I dunno, man. At the same time *I've* met a few hallucinogenic users that are just beyond screwed-up. Like you said, hallucinogens affect different people in different ways. Sure, you could have a great time, see things from an different angle, have a deep spiritual experience, but you could also end up with permanent psychosis. It's Russian roulette. Most of the people I know who use hallicinogenics are teenagers who live in the suburbs. Then again, my boyfriend went on an acid binge that lasted from the mid 80's to the early 90's. He's increadibly intelligent, albeit he has a few screws loose.

    *shrug* Me? I don't need drugs to be weird, haah.

    So, yeah. Not for me. But I wouldn't go all "soccer mom" on someone's ass if they wanted to try it out.

    As the pattern gets more intricate and subtle being swept along is no longer enough.

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    Cth, you seem to be under the impression that I'm anti-drug, and that what I've said is in complete disagreement to what you said. Neither is true. I don't have time to yak just now, but in the mean time you may want to reread what I wrote.

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  28. #27
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    Sorry to come off that way Seedling, I kinda rushed through that response at lunch. I realize you're not completely anti-drug nor in complete disagreement. My arguement wasn't really aimed at you. Just the generalized statement of "those who are likely to try one soft recreational drug are just as likely to try others." that kinda irked out the response, and the thing about the styles and whatnot was just something I was thinking about last night. I would like to hear/read more of your thoughts on the matter when you get the chance.

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    We keep talking about illegal drugs, but what about legal ones? What bothers me is that the government attempts to control the illegal ones, but the prescription ones are just as bad. Look at oxycontin, that's basicallly a synthetic morphine. What makes your prescription of oxy ok, but not your bag of heroine?

    Another thing a lot of people don't know about is methadone. That's what they use to "help" some addicts. It's controlled and regulated, and the people in the clinics have to go everyday to get their dose. The problem is that methadone, while it doesn't really make you high, it just gives your body the opiate it craves so you don't have withdrawls. This stuff is bad, and the government gives it to people. It's also 10 times as hard to quit methadone than heroine, and many people that decide to enter this program for help quitting drugs end up addicted to methadone for the rest of their lives.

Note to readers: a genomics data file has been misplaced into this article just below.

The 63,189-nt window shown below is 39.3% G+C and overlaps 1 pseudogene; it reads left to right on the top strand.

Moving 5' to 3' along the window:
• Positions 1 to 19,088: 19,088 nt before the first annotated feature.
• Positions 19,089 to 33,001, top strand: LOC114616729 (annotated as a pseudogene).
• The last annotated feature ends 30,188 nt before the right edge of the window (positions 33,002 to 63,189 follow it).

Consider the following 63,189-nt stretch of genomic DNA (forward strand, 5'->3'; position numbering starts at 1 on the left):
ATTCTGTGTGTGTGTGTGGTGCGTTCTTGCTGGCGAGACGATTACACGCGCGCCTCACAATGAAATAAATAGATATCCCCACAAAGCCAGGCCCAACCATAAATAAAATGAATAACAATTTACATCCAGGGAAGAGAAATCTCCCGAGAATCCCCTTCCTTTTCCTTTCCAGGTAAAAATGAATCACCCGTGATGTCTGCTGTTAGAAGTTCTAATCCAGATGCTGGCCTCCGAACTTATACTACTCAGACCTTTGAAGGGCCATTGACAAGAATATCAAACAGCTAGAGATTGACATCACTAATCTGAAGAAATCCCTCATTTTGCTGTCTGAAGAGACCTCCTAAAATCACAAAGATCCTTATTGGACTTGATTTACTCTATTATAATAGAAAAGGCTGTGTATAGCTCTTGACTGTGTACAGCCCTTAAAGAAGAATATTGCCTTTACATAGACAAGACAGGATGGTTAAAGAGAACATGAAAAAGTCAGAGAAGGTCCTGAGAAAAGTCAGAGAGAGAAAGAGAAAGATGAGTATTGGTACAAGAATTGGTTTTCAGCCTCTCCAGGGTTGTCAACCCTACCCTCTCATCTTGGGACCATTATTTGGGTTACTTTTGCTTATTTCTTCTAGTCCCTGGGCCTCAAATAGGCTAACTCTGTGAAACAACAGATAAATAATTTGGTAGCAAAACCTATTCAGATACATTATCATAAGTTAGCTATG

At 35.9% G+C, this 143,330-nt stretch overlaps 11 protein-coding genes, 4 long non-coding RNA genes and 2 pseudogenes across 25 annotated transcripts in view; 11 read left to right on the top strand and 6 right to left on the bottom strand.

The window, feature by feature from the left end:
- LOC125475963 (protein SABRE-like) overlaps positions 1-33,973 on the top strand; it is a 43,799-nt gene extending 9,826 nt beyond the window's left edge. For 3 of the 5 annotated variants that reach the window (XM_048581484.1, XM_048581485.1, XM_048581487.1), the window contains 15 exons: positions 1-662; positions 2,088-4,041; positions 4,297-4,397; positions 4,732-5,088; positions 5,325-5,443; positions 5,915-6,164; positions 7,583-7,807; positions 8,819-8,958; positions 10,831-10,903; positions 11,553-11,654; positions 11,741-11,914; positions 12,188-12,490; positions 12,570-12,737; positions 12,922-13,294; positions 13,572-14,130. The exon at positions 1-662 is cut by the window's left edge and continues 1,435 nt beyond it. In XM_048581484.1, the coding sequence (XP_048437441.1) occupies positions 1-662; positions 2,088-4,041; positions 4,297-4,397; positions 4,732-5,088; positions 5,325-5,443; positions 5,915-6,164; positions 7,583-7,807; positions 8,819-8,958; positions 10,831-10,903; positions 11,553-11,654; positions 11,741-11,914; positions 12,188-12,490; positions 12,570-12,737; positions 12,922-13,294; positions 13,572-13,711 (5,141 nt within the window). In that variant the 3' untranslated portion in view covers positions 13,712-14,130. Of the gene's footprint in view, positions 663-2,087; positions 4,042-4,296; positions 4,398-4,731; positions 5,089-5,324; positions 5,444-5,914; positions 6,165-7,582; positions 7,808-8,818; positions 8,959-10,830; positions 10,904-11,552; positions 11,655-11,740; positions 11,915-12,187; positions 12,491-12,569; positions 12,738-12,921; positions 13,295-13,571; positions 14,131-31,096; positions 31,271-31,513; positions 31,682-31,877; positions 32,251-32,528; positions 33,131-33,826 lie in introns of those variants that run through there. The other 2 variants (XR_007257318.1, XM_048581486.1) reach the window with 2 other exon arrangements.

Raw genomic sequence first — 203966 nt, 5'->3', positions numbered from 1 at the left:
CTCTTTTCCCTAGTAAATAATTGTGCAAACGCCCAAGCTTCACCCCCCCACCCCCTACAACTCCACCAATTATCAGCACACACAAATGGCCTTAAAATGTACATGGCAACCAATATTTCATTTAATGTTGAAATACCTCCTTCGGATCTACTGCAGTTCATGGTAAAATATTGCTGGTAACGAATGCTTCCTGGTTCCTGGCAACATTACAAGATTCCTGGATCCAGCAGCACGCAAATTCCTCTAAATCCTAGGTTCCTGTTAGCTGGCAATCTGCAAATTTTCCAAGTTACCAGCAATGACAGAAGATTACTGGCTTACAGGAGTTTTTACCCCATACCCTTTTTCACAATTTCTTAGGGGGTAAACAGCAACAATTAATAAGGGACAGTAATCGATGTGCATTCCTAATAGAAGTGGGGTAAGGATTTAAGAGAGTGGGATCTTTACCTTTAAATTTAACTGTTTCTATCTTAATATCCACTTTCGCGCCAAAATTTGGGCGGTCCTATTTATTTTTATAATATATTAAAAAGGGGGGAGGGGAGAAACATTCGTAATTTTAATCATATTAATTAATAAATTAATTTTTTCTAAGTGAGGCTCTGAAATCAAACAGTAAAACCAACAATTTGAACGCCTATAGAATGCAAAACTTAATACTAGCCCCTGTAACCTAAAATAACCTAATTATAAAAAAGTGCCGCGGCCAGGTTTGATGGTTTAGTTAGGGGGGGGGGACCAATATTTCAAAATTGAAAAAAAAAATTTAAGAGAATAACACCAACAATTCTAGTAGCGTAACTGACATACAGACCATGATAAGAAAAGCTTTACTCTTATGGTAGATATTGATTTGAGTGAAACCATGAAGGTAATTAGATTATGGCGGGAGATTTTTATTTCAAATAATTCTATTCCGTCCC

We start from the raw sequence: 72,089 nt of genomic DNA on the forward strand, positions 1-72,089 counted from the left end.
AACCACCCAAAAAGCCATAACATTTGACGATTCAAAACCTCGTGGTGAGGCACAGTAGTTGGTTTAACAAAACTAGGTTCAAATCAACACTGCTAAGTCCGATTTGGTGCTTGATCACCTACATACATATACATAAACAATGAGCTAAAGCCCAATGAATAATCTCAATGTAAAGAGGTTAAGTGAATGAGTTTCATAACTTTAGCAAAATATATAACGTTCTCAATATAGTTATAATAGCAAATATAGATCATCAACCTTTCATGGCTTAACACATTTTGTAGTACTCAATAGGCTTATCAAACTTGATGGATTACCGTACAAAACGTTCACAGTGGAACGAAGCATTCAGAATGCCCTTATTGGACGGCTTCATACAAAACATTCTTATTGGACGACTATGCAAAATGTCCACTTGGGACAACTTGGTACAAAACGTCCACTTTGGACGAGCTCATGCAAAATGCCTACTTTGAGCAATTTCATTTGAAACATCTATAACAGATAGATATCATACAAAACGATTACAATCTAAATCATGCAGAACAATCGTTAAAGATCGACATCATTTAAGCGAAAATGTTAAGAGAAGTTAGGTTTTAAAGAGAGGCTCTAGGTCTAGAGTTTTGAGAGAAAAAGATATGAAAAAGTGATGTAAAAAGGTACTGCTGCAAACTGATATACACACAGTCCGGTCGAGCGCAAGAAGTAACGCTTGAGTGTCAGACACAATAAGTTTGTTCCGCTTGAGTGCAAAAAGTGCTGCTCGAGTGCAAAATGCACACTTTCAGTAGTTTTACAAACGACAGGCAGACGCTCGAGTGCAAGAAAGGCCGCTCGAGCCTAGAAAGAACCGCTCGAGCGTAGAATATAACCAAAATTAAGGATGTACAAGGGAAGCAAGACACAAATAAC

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    Quote Originally Posted by Seedling
    My impression from this piece: over the space of eight hours, the volunteer produced nine sketches that looks like they were produced by nine people. In that same amount of time he could have produced one eight-hour piece of work or multiple consistent sketches, and he would have ended with no hangover.
    And you completely miss the point. Good job.

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    Methadone is certainly something I cannot understand. Point blank its just as bad as being hooked to heroin or any super heavy drugs.

    Coming from a standppoint of a person that has dabbled with quite a few different "controlled substances" I would say that its def. an individual basis as to if a person will get hooked to a particular drug or not or if a person will use this "soft" drug as a gateway to other drugs. Personally, I never smoked pot until I was about 21 or 22 and had xtc on numerous occasions before that.. So, pot being a gateway drug for me is basically bullshit but, for others Im sure it is... Certain people have different personalities and I think that this is the major cause of addiction... I know people that have dabbled with drugs for years and you would never know it but, show you someone else that just started dabbling and you can tell their screwed.
    Im a true believer about how certain drugs can tap into your mind and allow you to explore things you didnt imagine you could. I mean personally I become extremely focus when I smoke pot. I can sit in front of a sketchbook and bang out drawing after drawing...

    Mainloop- man i must be dyslexic.. cuz i thought you asked how many people are on lsd